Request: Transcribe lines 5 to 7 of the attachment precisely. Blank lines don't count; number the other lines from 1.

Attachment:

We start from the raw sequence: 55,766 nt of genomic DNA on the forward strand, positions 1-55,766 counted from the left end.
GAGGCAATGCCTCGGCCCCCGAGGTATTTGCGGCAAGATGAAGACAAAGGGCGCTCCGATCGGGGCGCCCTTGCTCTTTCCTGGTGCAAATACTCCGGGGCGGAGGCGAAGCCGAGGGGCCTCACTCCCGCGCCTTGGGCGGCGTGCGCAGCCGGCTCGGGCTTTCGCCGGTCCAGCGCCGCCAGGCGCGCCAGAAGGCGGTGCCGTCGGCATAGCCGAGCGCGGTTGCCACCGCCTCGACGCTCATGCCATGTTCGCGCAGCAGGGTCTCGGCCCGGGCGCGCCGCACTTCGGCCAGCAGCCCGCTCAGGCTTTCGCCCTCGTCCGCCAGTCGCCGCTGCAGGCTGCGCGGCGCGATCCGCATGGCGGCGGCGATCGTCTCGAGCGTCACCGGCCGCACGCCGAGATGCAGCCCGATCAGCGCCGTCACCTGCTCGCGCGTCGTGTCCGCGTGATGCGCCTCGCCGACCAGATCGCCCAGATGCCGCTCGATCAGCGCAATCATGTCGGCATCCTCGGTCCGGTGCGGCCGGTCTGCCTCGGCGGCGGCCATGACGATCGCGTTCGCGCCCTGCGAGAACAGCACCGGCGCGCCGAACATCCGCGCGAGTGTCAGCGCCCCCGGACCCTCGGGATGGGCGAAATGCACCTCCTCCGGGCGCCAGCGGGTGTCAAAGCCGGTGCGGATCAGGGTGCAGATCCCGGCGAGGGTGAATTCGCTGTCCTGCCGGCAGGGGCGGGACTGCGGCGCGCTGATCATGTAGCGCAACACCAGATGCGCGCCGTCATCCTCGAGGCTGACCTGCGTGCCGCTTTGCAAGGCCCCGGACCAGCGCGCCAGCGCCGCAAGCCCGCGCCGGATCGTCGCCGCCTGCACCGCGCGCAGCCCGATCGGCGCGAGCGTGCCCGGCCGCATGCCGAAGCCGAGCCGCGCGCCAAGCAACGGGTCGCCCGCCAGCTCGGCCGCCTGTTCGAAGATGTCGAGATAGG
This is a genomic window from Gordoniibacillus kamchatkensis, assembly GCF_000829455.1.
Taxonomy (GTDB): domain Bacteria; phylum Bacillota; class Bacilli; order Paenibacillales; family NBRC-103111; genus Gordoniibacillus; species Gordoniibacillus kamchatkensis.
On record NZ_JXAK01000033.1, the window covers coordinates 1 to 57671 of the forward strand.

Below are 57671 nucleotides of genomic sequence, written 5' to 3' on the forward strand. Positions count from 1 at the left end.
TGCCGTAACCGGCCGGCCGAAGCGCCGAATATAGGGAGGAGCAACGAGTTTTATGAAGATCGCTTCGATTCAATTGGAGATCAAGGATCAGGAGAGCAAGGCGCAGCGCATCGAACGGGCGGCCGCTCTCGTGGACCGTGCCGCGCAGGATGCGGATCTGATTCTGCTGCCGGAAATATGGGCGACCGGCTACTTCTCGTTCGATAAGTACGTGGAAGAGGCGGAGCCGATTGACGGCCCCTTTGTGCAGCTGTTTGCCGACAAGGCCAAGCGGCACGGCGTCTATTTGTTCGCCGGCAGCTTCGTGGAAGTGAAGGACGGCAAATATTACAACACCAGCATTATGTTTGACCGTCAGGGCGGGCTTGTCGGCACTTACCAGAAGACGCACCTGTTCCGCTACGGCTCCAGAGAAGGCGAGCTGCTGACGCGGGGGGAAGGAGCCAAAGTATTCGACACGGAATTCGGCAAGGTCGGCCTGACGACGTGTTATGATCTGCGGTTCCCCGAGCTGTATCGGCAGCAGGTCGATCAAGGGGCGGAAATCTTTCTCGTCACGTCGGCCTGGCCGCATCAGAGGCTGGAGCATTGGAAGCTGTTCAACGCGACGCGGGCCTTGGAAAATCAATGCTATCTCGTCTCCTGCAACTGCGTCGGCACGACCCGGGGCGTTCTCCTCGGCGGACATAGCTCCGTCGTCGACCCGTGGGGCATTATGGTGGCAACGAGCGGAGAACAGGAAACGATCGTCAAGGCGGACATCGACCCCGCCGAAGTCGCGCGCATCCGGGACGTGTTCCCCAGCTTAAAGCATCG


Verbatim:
On record NZ_JXAK01000033.1, the window covers coordinates 1 to 57671 of the forward strand.

Below are 57671 nucleotides of genomic sequence, written 5' to 3' on the forward strand. Positions count from 1 at the left end.
TGCCGTAACCGGCCGGCCGAAGCGCCGAATATAGGGAGGAGCAACGAGTTTTATGAAGATCGCTTCGATTCAATTGGAGATCAAGGATCAGGAGAGCAAGGCGCAGCGCATCGAACGGGCGGCCGCTCTCGTGGACCGTGCCGCGCAGGATGCGGATCTGATTCTGCTGCCGGAAATATGGGCGACCGGCTACTTCTCGTTCGATAAGTACGTGGAAGAGGCGGAGCCGATTGACGGCCCCTTTGTGCAGCTGTTTGCCGACAAGGCCAAGCGGCACGGCGTCTATTTGTTCGCCGGCAGCTTCGTGGAAGTGAAGGACGGCAAATATTACAACACCAGCATTATGTTTGACCGTCAGGGCGGGCTTGTCGGCACTTACCAGAAGACGCACCTGTTCCGCTACGGCTCCAGAGAAGGCGAGCTGCTGACGCGGGGGGAAGGAGCCAAAGTATTCGACACGGAATTCGGCAAGGTCGGCCTGACGACGTGTTATGATCTGCGGTTCCCCGAGCTGTATCGGCAGCAGGTCGATCAAGGGGCGGAAATCTTTCTCGTCACGTCGGCCTGGCCGCATCAGAGGCTGGAGCATTGGAAGCTGTTCAACGCGACGCGGGCCTTGGAAAATCAATGCTATCTCGTCTCCTGCAACTGCGTCGGCACGACCCGGGGCGTTCTCCTCGGCGGACATAGCTCCGTCGTCGACCCGTGGGGCATTATGGTGGCAACGAGCGGAGAACAGGAAACGATCGTCAAGGCGGACATCGACCCCGCCGAAGTCGCGCGCATCCGGGACGTGTTCCCCAGCTTAAAGCATCG